BWW Review: COUNT ORY, Arcola Theatre
Take a little Dad's Army, stir in a soupçon of Gilbert and Sullivan and a dash of The Two Ronnies and, well, the Rossini still comes through, but we're at Grimeborn and here anything goes. Well, up to a point.
The power of the boutique opera comes in its combination of the timeless music, albeit with one piano rather than an orchestra, the unique experience of hearing operatic singers performing so close up that your earlobes vibrate and the wild re-imagining of mises-en-scène.
So Opera Alegría time-travel the naughty Count (and he is a right naughty count) from the 13th century Crusades to the 20th century Home Front, all digging for victory and nylons drawn on bare legs. And it works, not least when the women, left at home, peel their market garden carrots and, er..., think (I'll say think) about their absent men.
Of course, the plot is ever so silly. The priapic Count is pursuing the aristocratic Adele but she's in love with humble farmer, Nathaniel - but she quite likes the Count too, the hussy. Various sidekicks come and go, at one time employing in the kind of bad habits left over from The Benny Hill Show. Not much chance of those lads getting to a nunnery...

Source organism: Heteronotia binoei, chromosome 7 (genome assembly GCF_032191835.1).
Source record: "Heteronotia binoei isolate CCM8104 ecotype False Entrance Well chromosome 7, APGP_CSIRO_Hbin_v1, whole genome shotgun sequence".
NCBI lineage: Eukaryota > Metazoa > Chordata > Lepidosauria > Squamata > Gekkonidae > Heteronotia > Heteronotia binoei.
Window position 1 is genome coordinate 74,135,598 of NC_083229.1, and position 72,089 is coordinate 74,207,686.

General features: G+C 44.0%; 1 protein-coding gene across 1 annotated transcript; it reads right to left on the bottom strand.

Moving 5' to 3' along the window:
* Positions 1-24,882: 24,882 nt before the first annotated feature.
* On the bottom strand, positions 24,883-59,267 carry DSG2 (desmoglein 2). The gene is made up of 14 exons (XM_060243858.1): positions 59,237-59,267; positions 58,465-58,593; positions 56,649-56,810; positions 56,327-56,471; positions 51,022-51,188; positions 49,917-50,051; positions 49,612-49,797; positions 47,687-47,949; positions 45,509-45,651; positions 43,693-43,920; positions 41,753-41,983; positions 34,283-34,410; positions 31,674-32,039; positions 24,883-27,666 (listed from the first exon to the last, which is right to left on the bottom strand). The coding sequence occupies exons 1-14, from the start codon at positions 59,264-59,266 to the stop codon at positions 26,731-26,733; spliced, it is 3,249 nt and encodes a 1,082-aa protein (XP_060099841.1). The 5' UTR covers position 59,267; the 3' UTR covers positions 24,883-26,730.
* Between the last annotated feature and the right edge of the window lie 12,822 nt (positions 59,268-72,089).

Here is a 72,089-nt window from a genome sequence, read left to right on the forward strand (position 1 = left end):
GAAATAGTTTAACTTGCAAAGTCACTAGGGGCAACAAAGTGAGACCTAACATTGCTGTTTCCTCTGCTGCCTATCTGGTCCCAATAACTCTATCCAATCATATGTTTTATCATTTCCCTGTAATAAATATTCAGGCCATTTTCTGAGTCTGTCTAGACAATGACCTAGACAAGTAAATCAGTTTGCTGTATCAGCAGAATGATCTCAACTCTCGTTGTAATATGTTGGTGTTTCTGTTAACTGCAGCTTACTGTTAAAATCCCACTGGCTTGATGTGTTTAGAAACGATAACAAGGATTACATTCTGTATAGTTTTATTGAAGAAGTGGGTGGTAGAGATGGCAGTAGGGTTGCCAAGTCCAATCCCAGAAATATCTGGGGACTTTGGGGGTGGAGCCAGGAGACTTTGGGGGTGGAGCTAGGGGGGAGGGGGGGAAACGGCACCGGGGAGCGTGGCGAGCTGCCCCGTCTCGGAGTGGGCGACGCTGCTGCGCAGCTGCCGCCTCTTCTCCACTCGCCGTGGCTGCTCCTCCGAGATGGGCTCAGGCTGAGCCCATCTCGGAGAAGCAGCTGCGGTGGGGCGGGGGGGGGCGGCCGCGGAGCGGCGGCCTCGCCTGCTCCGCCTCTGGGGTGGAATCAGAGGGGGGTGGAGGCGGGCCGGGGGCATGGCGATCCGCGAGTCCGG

If this review is making the show sound a little broad, there's plenty of genuine wit in Lindsay Bramley's libretto, some of rhymes of which would have pleased William Gilbert. And if director Benjamin Newhouse-Smith doesn't quite maintain the hectic pace his farceur's approach demands, the time never drags and the singers are given plenty of room for the arias.
And they are splendid! The ever reliable Alistair Sutherland reaches down to his boots for his bass role, Hopkins and is as fine comedian as ever. So too the sweet tenor voice Robert Jenkins, who gives us plenty of Kenneth Williamsish aghast asides. And Matthew Duncan nails his boozy account of a cellar raid perfectly.
But it's the women who really steal the show - Naomi Kilby, Caroline Carragher, Fae Evelyn and, in a trouser role, Alicia Gurney. Individually they are excellent, but they come into their own in harmonies that really bounce off the bare walls with control and power. And, sung in English without surtitles in an unforgiving space, I'm delighted to report that you can hear every word.
This production may not please everyone, but it's funny, accessible to newbies and deadly serious in honouring the music of its source. Traditionalists may scoff at some of the madcap mayhem as it's not quite a comic opera, but it's a lot of fun all the same. And very much in the spirit of the Grimeborn season.